A federal court dismissed a lawsuit against Amgen Inc., alleging illegal promotion of anemia drugs, saying the case should have been made to regulators not federal court.
Seven health-benefit plans brought the case against the biotechnology giant, along with two dialysis clinic operators, claiming the company engaged in “off-label” marketing of Aranesp and Epogen, both anemia drugs.
Off-label marketing refers to the marketing if drugs for uses other than those that are approved by the U.S. Food and Drug Administration (FDA).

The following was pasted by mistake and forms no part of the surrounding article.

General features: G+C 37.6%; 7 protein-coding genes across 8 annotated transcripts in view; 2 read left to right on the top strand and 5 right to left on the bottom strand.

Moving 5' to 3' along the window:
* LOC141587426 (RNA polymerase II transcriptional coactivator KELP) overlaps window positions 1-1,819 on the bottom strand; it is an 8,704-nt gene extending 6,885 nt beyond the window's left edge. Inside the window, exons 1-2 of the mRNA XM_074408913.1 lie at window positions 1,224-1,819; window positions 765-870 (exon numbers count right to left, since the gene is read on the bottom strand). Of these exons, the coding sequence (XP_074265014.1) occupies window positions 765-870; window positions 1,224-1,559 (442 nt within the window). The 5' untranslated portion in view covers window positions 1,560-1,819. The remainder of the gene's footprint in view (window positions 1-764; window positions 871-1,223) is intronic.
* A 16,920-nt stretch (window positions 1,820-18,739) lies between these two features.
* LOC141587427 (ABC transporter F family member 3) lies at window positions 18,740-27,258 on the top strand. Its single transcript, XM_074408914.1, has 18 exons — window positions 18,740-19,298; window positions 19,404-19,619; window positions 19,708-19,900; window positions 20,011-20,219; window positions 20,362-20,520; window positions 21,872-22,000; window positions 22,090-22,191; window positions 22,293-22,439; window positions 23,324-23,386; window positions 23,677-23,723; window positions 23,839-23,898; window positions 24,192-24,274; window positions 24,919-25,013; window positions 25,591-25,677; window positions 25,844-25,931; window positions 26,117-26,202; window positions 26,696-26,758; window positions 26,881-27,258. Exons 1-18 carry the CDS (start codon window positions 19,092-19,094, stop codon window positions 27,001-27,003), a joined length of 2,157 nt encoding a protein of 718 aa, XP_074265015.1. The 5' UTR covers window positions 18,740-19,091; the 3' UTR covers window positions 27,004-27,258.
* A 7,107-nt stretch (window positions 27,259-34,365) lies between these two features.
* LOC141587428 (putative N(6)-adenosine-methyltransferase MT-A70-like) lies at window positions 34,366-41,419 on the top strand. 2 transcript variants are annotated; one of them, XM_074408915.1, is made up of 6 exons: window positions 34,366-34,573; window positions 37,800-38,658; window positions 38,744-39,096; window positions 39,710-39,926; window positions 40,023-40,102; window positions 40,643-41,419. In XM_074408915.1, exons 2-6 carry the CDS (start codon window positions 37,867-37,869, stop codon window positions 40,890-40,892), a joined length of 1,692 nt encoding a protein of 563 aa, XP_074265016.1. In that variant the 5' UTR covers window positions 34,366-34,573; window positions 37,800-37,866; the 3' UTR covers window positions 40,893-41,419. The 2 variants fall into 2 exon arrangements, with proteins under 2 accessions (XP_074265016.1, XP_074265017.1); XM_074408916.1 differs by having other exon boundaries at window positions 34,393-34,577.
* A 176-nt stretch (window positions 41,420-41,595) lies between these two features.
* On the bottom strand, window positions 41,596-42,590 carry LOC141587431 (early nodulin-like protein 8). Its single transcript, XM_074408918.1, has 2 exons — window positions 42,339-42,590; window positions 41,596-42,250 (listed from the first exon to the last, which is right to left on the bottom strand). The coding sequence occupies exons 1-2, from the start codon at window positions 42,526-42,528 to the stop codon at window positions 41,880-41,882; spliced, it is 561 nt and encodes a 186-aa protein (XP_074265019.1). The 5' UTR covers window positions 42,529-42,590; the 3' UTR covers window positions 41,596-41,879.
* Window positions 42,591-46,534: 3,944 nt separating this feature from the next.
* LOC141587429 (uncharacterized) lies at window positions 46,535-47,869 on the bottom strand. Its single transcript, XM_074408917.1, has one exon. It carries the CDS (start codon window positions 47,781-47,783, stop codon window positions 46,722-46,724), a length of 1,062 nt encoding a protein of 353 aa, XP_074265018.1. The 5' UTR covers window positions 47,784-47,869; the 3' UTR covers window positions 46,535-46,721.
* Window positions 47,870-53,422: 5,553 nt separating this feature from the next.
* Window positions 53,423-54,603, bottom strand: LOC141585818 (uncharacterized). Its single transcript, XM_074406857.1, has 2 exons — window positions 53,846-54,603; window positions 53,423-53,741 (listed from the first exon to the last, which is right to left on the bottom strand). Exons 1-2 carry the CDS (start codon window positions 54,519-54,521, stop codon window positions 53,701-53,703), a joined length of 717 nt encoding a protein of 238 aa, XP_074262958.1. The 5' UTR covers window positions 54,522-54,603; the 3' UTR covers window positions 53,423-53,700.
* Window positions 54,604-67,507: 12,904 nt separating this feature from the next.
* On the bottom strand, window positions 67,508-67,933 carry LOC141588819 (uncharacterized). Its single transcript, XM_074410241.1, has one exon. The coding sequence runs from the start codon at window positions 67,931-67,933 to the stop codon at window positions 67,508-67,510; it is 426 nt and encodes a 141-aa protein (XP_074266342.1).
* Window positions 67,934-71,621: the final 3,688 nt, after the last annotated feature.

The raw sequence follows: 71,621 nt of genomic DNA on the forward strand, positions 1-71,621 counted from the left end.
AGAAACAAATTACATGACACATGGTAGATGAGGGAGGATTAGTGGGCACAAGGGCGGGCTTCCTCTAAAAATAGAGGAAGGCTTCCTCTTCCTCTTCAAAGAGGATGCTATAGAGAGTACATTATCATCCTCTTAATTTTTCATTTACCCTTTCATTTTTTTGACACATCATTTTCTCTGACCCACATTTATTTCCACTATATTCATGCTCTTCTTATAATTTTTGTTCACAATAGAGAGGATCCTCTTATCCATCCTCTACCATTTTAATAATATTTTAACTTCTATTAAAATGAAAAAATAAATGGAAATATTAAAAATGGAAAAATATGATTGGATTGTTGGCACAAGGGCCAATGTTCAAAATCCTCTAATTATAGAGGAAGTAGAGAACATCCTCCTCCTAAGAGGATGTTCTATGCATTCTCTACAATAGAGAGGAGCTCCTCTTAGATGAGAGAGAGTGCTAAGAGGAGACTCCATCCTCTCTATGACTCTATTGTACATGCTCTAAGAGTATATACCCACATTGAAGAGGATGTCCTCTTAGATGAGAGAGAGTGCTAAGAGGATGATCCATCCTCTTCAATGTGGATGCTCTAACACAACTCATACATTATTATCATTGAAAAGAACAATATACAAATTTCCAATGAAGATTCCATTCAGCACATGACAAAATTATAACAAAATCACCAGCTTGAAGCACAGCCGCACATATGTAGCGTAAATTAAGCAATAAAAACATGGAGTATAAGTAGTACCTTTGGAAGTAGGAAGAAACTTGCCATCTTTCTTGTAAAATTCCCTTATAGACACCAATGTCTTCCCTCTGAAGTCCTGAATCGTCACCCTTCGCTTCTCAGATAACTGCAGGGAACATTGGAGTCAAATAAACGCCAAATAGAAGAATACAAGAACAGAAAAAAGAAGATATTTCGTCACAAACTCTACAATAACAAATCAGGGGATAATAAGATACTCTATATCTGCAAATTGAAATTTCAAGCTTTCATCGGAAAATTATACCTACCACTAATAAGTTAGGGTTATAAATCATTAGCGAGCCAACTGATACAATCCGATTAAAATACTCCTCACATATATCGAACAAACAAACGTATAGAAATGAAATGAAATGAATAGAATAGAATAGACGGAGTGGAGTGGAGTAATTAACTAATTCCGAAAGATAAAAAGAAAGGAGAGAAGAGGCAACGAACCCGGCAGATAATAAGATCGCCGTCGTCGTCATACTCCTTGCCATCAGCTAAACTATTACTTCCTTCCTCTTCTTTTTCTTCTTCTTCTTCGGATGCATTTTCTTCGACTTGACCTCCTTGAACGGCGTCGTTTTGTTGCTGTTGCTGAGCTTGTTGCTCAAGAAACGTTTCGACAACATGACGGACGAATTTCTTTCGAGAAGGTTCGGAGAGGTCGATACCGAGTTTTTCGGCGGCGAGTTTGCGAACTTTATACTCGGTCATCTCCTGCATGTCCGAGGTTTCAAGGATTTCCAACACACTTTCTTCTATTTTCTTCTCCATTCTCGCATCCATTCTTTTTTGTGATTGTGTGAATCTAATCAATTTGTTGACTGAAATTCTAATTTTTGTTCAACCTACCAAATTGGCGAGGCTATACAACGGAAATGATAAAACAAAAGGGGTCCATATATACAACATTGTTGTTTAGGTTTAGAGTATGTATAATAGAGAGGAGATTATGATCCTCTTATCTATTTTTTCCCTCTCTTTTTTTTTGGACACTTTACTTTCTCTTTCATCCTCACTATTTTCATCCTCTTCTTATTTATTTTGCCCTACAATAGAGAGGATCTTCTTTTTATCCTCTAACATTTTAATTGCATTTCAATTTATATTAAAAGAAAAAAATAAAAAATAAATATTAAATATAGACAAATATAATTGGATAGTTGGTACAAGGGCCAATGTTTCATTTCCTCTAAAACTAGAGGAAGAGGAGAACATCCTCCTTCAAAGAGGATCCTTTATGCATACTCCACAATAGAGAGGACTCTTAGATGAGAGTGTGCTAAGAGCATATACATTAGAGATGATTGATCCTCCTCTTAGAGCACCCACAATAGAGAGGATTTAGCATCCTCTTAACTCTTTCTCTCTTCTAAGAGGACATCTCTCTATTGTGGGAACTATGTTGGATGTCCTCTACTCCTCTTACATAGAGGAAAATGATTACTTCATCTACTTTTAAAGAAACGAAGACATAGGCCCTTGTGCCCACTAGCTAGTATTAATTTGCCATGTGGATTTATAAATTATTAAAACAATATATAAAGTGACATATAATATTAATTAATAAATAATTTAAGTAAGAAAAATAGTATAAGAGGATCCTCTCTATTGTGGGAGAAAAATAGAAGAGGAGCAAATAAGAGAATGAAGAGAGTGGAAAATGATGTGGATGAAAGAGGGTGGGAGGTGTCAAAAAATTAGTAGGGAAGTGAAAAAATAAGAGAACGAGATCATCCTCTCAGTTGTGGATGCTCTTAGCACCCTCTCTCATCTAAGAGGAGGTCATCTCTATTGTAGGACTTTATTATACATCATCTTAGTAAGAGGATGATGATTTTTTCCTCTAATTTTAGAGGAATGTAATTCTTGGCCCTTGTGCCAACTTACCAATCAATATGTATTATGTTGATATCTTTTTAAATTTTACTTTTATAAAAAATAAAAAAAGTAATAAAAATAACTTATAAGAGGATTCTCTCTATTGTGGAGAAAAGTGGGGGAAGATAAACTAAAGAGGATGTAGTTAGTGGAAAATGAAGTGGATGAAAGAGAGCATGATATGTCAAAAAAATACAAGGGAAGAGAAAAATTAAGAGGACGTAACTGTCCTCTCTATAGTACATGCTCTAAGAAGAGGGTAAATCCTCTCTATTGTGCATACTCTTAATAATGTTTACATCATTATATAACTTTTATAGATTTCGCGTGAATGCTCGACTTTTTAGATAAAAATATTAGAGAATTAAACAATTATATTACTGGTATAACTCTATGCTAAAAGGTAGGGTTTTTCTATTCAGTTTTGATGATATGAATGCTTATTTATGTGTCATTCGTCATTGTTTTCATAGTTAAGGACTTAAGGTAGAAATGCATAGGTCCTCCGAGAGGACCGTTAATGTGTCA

The drugs, known as erythropoiesis-stimulating agents, or ESAs, increase red blood cells needed to fortify the patient's blood.
The U.S. District Court for the Central District of California, last week, dismissed the claims and the litigation on the ground that they constituted an improper attempt to privately enforce the Food, Drug and Cosmetics Act.
In order to pursue the complaint, the court said the plaintiffs needed to point to specific misrepresentations made by the defendants. The complaint was filed under the federal racketeering statute and California’s consumer fraud laws.
Anemia is a condition in which the number of red blood cells or the amount of hemoglobin (a protein that carries oxygen) in red blood cells is below normal. The blood of anemic patients is therefore oxygen depleted, leading to fatigue, weakness, and in severe cases, stroke and heart attack. #